Metroplex living is kind of interesting.  I drove to Dallas yesterday for a late afternoon meeting with my colleagues at my future church.  Of course I left home way before I needed to, so I had time to really look at all the places close to this church.  Did some window shopping at the Crate & Barrel outlet store, noticed all the hotels in the area, TWU has a giant building there -- its Dallas campus.  The church is in the Oak Lawn section of Dallas, close to Love Field.  A mile south and you're in an ugly, rundown part of town.  But the giant hospitals are a stone's throw--Parkland, UTSouthwestern, Southwestern Medical, Zale-Lipshy.  And just north of the church is the beginning of some ritzy expensive neighborhoods.  Park Cities Motors is literally next door and some guy in a Mercedez nearly ran into me as I made [what might have been an illegal] u-turn. ha!

Anyway, after this meeting (which was FABULOUS and made me very eager to begin contributing to this lively place!), I went to the mid-cities to meet a friend for dinner.  I haven't lived in Dallas since 1998 and there are part of the city that I've had no reason to go to in all those years.  But as I was driving yesterday the feeling of Big D came back to me.  It's hugely different from Fort Worth -- faster paced, less forgiving, more expected of you--that kind of feeling.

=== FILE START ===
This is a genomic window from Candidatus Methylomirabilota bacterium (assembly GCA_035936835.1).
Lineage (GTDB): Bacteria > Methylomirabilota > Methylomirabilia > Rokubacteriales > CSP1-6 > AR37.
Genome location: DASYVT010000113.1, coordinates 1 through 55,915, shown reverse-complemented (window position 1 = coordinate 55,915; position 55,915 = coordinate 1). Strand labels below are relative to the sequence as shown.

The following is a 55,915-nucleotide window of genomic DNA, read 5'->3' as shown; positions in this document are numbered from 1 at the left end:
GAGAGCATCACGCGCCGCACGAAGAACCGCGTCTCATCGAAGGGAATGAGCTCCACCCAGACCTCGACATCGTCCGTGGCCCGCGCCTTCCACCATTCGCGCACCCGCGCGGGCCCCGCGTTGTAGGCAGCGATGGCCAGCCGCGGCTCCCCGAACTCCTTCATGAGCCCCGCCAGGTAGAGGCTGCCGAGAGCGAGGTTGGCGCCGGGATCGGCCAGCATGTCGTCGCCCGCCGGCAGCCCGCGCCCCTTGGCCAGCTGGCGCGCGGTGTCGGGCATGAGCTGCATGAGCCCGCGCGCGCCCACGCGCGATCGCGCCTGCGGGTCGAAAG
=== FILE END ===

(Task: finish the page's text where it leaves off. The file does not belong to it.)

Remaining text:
Wasn't that I disliked being in Dallas. I didn't.  I rather enjoyed the feeling of getting familiar with it all again.  It's just so noticeable how much difference a place can make.  Strangely intimate.  Memories kept coming back to me...the time I went with my father to Dallas when I was in junior high to buy some Dallas Cowboys tickets.  All those years I was buying office equipment at that spectacular building on Stemmons Frwy, the name of which escapes me at the moment but it's modeled after some building in London.

My commute is going to double; it'll take me 40 minutes minimum to drive to work every morning, but I've already bought some books on tape, and am looking forward to it.  I don't anticipate the driving to be a huge problem for me, and I'm SO looking forward to reconnecting with some of my Dallas friends who I've only seen sporadically during these years.

Sunday, April 15, 2012

Life as Swirl

Had a good time this Sunday morning with Holy Hilarity Sunday.  I didn't even know there was such a thing until I came upon it in TextWeek.  Jokes and funnies.  Our music director added some great little musical "doo-dads" on the piano at the end of some of the cornball jokes.

I ended by talking about the difference it can make in our world when we understand that God delights in us.  Really, truly delights in us, and has given us the gift of laughter.